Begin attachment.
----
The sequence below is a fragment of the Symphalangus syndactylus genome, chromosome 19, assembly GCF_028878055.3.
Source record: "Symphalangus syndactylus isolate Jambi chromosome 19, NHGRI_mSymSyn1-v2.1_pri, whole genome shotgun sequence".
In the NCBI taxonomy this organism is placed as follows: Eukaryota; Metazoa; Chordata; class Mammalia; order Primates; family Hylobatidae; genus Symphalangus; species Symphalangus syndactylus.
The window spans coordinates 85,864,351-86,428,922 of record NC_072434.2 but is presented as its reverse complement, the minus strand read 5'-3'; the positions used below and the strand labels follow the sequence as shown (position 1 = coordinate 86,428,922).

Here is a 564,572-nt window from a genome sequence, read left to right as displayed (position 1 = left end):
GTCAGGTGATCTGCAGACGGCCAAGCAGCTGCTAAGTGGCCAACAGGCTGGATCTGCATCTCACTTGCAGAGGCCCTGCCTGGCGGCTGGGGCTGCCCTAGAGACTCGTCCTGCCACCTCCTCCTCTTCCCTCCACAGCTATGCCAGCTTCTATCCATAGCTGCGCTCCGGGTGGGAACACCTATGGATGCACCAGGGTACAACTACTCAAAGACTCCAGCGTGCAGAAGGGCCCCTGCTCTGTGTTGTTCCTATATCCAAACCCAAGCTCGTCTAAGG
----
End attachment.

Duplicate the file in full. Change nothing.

The sequence below is a fragment of the Symphalangus syndactylus genome, chromosome 19, assembly GCF_028878055.3.
Source record: "Symphalangus syndactylus isolate Jambi chromosome 19, NHGRI_mSymSyn1-v2.1_pri, whole genome shotgun sequence".
In the NCBI taxonomy this organism is placed as follows: Eukaryota; Metazoa; Chordata; class Mammalia; order Primates; family Hylobatidae; genus Symphalangus; species Symphalangus syndactylus.
The window spans coordinates 85,864,351-86,428,922 of record NC_072434.2 but is presented as its reverse complement, the minus strand read 5'-3'; the positions used below and the strand labels follow the sequence as shown (position 1 = coordinate 86,428,922).

Here is a 564,572-nt window from a genome sequence, read left to right as displayed (position 1 = left end):
GTCAGGTGATCTGCAGACGGCCAAGCAGCTGCTAAGTGGCCAACAGGCTGGATCTGCATCTCACTTGCAGAGGCCCTGCCTGGCGGCTGGGGCTGCCCTAGAGACTCGTCCTGCCACCTCCTCCTCTTCCCTCCACAGCTATGCCAGCTTCTATCCATAGCTGCGCTCCGGGTGGGAACACCTATGGATGCACCAGGGTACAACTACTCAAAGACTCCAGCGTGCAGAAGGGCCCCTGCTCTGTGTTGTTCCTATATCCAAACCCAAGCTCGTCTAAGG